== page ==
A systematic review of perioperative seizure prophylaxis during brain tumor resection: the case for a multicenter randomized clinical trial

Vyshak Chandra, Andrew K. Rock, Charles Opalak, Joel M. Stary, Adam P. Sima, Matthew Carr, Rafael A. Vega, William C. Broaddus
2017 Neurosurgical Focus  
FOCUS Neurosurg Focus 43 (5): E18, 2017 S eizureS are debilitating and burdensome for the health care system. Patients with seizures have higher medical expenses, lower employment rates, and barriers to social participation. 11 Seizures lead to longer hospital stays and increased health care costs. The risk of new-onset seizure for a patient with a brain tumor is reported to be 20%-90%. 7,12,20 Postcraniotomy seizure rates for patients with no prior history of seizure range from 7% to 18%. 4,5
more » ... rom 7% to 18%. 4,5 Antiepileptic drugs (AEDs) have been used to decrease the rate of postoperative seizures. This prac-tice was first studied in the 1980s, with investigators in a double-blind trial concluding that preoperative phenytoin administration decreased seizure rates by 50%; 20 however, the study included craniotomies for a variety of pathologies, and there was no significant difference in seizure rates between the AED-treated and untreated supratentorial tumor resection groups. A 2015 survey of surgeons revealed that more than 63% of them administer seizure prophylaxis after tumor resection in patients without a history of seizures. 3 Eighty-five ABBREVIATIONS AED = antiepileptic drug; RCT = randomized controlled trial. OBJECTIVE The majority of neurosurgeons administer antiepileptic drugs (AEDs) prophylactically for supratentorial tumor resection without clear evidence to support this practice. The putative benefit of perioperative seizure prophylaxis must be weighed against the risks of adverse effects and drug interactions in patients without a history of seizures. Consequently, the authors conducted a systematic review of prospective randomized controlled trials (RCTs) that have evaluated the efficacy of perioperative seizure prophylaxis among patients without a history of seizures. METHODS Five databases (PubMed/MEDLINE, Cochrane Central Register of Controlled Trials, CINAHL/Academic Search Complete, Web of Science, and ScienceDirect) were searched for RCTs published before May 2017 and investigating perioperative seizure prophylaxis in brain tumor resection. Of the 496 unique research articles identified, 4 were selected for inclusion in this review. RESULTS This systematic review revealed a weighted average seizure rate of 10.65% for the control groups. There was no significant difference in seizure rates among the groups that received seizure prophylaxis and those that did not. Further, this expected incidence of new-onset postoperative seizures would require a total of 1258 patients to enroll in a RCT, as determined by a Farrington-Manning noninferiority test performed at the 0.05 level using a noninferiority difference of 5%. CONCLUSIONS According to a systematic review of major RCTs, the administration of prophylactic AEDs after brain tumor resection shows no significant reduction in the incidence of seizures compared with that in controls. A large multicenter randomized clinical trial would be required to assess whether perioperative seizure prophylaxis provides benefit for patients undergoing brain tumor resection. https://thejns.org/doi/abs/10.3171/2017.8.FOCUS17442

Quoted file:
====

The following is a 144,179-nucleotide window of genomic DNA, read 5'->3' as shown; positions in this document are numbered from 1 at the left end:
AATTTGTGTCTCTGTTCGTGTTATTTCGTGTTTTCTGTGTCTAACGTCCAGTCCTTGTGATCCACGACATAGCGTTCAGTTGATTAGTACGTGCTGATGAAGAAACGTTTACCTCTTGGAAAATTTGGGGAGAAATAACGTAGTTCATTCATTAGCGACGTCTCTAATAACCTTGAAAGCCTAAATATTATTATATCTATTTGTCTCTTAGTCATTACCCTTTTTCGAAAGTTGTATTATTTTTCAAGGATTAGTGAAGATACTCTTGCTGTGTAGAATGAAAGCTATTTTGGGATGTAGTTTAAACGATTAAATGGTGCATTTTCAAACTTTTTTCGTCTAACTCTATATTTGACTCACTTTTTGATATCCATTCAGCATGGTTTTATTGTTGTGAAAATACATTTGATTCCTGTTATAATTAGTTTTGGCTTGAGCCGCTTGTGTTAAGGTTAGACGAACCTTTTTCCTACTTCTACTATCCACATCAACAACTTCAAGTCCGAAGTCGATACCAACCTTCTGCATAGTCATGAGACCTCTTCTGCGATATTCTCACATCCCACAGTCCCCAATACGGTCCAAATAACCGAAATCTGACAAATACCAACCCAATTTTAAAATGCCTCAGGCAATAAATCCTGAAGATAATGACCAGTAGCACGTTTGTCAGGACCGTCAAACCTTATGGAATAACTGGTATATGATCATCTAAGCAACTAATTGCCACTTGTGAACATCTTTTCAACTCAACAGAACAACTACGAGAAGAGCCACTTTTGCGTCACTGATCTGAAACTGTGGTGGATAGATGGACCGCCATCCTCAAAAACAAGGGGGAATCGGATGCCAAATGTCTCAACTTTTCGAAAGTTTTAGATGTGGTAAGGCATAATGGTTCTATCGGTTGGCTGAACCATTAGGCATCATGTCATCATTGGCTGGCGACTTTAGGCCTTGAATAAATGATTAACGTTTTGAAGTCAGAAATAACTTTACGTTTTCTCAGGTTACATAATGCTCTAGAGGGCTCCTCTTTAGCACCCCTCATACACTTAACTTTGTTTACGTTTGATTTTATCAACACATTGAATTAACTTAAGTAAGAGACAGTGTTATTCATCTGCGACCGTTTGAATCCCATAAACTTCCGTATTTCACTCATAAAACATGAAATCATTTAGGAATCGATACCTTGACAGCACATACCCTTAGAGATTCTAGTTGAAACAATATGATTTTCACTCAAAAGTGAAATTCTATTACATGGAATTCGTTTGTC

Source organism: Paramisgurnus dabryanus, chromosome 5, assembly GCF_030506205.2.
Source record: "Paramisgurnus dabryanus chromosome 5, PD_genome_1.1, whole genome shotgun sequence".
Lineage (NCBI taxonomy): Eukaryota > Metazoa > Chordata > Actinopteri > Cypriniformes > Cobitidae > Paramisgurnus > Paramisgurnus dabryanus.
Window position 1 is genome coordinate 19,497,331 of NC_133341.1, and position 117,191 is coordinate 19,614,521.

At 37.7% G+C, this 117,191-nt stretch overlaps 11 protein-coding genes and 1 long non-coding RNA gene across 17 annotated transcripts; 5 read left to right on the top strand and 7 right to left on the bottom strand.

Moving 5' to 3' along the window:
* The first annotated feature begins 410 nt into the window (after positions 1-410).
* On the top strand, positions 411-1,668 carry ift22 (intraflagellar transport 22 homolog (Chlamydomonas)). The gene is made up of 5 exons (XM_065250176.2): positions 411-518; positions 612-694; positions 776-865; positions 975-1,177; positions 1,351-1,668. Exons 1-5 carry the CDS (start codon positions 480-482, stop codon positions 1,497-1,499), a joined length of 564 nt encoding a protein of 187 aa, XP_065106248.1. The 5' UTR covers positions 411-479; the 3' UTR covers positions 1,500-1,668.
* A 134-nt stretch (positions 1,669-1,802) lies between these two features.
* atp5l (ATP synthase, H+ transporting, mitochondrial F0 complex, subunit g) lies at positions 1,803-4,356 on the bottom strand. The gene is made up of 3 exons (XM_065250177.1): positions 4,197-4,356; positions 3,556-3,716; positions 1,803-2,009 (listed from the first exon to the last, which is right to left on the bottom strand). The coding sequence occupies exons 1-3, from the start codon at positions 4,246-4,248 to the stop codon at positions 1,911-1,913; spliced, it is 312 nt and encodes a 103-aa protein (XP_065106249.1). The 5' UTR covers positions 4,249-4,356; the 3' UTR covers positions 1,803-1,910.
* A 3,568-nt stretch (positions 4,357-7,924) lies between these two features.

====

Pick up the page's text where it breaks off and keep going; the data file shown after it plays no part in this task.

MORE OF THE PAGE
doi:10.3171/2017.8.focus17442 pmid:29088958 fatcat:pesdsmk5djcerlctbf6ai7que4